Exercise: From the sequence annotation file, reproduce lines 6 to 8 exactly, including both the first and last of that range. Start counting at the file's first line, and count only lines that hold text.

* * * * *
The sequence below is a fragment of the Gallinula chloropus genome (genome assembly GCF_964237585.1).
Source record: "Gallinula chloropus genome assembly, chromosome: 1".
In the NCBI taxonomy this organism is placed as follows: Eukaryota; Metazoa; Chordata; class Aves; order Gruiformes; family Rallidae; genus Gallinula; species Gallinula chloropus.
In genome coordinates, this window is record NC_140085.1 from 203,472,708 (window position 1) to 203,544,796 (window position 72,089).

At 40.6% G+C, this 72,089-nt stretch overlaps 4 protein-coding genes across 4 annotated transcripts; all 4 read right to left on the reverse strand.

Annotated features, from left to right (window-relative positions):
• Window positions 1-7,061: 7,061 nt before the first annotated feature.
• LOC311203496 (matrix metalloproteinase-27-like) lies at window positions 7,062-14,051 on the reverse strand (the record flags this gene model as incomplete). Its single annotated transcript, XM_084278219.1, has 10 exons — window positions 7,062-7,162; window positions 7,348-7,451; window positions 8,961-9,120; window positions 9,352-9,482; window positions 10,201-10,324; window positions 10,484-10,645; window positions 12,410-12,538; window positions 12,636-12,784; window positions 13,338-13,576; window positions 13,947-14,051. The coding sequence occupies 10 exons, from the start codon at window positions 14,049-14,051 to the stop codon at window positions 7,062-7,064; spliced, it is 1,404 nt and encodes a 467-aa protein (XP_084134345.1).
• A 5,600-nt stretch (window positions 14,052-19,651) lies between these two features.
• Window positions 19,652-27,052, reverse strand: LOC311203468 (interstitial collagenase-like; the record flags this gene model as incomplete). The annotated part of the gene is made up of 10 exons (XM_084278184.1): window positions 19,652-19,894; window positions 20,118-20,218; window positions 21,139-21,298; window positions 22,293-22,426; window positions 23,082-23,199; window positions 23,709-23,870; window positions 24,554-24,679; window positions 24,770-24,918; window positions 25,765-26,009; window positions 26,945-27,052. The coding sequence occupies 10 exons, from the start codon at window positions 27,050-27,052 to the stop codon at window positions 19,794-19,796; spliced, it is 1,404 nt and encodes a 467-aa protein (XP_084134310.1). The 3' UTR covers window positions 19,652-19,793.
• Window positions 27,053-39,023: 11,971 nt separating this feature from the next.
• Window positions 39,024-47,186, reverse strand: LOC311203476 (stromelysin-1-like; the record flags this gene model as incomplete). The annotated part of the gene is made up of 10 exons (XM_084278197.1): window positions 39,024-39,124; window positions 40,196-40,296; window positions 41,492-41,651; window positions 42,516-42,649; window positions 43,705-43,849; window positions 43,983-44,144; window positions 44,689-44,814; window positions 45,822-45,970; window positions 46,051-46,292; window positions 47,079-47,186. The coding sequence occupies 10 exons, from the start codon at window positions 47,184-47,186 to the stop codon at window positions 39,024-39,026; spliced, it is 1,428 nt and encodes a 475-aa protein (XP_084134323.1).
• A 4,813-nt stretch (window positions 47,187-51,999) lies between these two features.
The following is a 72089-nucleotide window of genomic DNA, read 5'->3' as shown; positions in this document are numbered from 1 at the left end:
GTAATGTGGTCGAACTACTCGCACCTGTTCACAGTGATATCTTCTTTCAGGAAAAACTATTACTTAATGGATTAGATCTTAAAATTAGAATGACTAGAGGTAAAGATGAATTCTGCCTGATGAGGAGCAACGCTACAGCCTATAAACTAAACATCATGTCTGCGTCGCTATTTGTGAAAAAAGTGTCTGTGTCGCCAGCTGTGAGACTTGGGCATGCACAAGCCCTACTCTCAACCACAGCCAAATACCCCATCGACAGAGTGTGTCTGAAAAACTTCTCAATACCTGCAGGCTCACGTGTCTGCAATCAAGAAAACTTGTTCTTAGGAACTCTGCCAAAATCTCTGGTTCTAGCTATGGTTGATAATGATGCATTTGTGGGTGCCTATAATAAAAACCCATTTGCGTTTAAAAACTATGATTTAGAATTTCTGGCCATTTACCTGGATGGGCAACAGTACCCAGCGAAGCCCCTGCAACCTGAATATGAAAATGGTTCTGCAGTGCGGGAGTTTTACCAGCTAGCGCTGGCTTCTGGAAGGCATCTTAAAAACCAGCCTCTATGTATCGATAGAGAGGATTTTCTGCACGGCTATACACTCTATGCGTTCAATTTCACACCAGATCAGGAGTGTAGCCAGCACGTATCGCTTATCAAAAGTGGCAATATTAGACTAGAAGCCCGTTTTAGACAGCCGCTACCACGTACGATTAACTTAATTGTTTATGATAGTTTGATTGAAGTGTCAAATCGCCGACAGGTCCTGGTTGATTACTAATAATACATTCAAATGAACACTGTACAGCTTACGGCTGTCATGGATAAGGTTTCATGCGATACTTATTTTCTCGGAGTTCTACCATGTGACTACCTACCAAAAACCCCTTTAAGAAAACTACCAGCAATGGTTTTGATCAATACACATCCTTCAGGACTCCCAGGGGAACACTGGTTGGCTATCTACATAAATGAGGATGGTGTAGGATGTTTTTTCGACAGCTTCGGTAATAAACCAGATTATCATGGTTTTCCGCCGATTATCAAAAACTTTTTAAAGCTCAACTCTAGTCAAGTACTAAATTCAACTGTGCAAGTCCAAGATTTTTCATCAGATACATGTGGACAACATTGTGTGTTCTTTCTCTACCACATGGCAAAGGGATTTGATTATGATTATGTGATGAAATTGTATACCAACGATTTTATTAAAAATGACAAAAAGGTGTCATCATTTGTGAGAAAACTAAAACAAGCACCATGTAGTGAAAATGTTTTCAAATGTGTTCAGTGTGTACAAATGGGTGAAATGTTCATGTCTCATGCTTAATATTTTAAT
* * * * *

Annotated features, from left to right (window-relative positions):
• Window positions 1-7,061: 7,061 nt before the first annotated feature.
• LOC311203496 (matrix metalloproteinase-27-like) lies at window positions 7,062-14,051 on the reverse strand (the record flags this gene model as incomplete). Its single annotated transcript, XM_084278219.1, has 10 exons — window positions 7,062-7,162; window positions 7,348-7,451; window positions 8,961-9,120; window positions 9,352-9,482; window positions 10,201-10,324; window positions 10,484-10,645; window positions 12,410-12,538; window positions 12,636-12,784; window positions 13,338-13,576; window positions 13,947-14,051. The coding sequence occupies 10 exons, from the start codon at window positions 14,049-14,051 to the stop codon at window positions 7,062-7,064; spliced, it is 1,404 nt and encodes a 467-aa protein (XP_084134345.1).